At the end of World War II, coming up on 66 years ago, Nazi leaders were put on trial in Nuremberg, Germany, charged with a variety of war crimes. The U. S. government commissioned Stuart Schulberg, a screenwriter and brother of Budd Schulberg, to shoot a documentary film of the trial, called, simply, ":Nuremberg." A few years later, director Stanley Kramer did a feature called "Judgment at Nuremberg" with an all-star cast.
It's still a very good movie, but now the original is being re-released, put together by Josh Waletsky and Stuart Schulberg's daughter, Susan. It opens today, with Liev Schrieber offering newly written narration.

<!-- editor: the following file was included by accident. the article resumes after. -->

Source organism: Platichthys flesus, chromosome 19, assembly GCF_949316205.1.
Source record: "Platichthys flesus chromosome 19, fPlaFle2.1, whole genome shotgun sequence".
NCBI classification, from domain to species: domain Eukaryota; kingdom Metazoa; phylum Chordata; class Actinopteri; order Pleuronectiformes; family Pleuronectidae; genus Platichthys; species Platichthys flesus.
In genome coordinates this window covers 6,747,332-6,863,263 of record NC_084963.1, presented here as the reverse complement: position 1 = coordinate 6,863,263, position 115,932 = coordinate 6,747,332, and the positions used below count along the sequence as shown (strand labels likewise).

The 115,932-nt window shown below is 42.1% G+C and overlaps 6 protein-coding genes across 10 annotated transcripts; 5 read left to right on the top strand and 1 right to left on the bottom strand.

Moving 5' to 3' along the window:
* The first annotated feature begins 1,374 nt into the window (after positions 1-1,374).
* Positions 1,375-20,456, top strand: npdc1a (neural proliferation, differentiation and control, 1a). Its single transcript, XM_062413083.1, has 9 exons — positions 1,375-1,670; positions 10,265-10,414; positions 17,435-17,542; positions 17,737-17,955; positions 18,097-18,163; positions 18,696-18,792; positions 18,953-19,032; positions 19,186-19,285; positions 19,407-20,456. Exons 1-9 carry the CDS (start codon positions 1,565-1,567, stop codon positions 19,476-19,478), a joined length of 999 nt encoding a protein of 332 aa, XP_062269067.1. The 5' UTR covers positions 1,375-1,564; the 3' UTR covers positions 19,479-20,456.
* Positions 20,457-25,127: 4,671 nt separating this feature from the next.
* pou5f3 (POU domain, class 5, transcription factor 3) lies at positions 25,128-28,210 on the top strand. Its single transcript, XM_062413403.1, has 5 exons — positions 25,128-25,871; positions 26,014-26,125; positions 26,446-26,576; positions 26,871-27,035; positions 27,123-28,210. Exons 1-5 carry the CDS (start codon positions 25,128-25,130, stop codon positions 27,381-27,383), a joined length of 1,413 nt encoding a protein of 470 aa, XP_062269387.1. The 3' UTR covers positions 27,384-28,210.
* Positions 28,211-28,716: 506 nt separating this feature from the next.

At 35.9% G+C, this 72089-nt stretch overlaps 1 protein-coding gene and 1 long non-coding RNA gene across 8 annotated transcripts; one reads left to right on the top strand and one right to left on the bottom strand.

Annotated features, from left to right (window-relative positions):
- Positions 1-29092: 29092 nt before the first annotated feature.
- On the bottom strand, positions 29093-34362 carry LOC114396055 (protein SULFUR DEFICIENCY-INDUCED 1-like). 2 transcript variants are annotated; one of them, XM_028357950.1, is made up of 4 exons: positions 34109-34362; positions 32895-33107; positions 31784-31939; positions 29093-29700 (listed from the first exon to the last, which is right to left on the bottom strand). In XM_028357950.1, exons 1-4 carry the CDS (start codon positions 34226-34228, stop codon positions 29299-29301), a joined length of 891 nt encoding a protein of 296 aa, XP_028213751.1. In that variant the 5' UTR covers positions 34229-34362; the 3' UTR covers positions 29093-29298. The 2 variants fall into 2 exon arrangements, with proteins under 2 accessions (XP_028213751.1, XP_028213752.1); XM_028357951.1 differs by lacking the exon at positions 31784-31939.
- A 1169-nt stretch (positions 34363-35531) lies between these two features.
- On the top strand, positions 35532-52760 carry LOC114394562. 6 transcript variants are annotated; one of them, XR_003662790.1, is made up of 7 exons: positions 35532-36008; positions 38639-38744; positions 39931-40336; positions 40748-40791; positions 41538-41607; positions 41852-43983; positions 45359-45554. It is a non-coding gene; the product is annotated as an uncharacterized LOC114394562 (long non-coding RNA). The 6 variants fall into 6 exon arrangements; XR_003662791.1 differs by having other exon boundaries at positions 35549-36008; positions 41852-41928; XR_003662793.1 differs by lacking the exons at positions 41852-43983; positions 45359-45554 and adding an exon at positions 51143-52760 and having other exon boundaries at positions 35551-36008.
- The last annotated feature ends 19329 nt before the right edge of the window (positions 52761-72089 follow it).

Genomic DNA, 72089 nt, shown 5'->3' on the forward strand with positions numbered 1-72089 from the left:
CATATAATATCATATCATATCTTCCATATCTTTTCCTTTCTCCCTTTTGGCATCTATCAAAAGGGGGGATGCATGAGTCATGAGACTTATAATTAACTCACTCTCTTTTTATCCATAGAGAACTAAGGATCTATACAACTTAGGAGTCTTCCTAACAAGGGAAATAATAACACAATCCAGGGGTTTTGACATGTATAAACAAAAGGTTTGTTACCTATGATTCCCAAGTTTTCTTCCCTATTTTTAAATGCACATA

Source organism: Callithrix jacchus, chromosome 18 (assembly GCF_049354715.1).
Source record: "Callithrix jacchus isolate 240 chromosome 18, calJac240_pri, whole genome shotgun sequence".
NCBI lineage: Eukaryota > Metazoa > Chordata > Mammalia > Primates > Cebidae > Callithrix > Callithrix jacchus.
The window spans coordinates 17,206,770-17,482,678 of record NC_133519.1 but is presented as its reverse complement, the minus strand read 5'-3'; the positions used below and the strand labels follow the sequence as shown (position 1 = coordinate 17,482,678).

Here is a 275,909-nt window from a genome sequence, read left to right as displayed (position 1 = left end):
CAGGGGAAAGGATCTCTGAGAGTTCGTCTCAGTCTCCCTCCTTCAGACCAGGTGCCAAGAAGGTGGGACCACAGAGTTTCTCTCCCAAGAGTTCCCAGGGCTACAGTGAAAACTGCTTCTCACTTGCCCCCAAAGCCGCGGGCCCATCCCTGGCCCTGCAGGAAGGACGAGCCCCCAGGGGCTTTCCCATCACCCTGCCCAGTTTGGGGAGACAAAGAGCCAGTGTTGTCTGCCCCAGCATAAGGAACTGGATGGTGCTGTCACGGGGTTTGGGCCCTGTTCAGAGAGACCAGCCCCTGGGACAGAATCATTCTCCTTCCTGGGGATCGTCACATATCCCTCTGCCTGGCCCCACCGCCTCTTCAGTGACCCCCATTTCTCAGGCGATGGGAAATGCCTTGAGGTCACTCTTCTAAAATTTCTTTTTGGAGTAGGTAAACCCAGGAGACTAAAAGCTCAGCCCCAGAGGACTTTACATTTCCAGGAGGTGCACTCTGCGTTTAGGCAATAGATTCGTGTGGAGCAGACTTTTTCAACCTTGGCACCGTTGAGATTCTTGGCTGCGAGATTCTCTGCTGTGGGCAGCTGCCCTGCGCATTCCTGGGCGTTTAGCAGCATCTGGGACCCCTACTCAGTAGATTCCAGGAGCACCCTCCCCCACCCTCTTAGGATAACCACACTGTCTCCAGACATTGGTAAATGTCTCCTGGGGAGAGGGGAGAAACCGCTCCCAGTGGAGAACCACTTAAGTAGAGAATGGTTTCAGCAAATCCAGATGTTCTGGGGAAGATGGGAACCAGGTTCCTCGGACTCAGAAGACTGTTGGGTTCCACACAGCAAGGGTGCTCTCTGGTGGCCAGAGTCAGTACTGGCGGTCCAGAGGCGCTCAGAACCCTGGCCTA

Robert Jackson, an associate justice of the U. S. Supreme Court, served as the chief prosecutor, and in the dock were such as Hermann Goering, Rudolf Hess and Albert Speer, all prominent members of Adolf Hitler's inner circle. With newsreel footage from then 1930s to back the rather dry courtroom action, this is a fascinating and gripping film, a perfect view of the banality of evil, spiced with particularly scary examples of man's inhumanity to man.
Very much worth seeing, and thinking about.
Nuremberg opes today at the Plaza Frontenac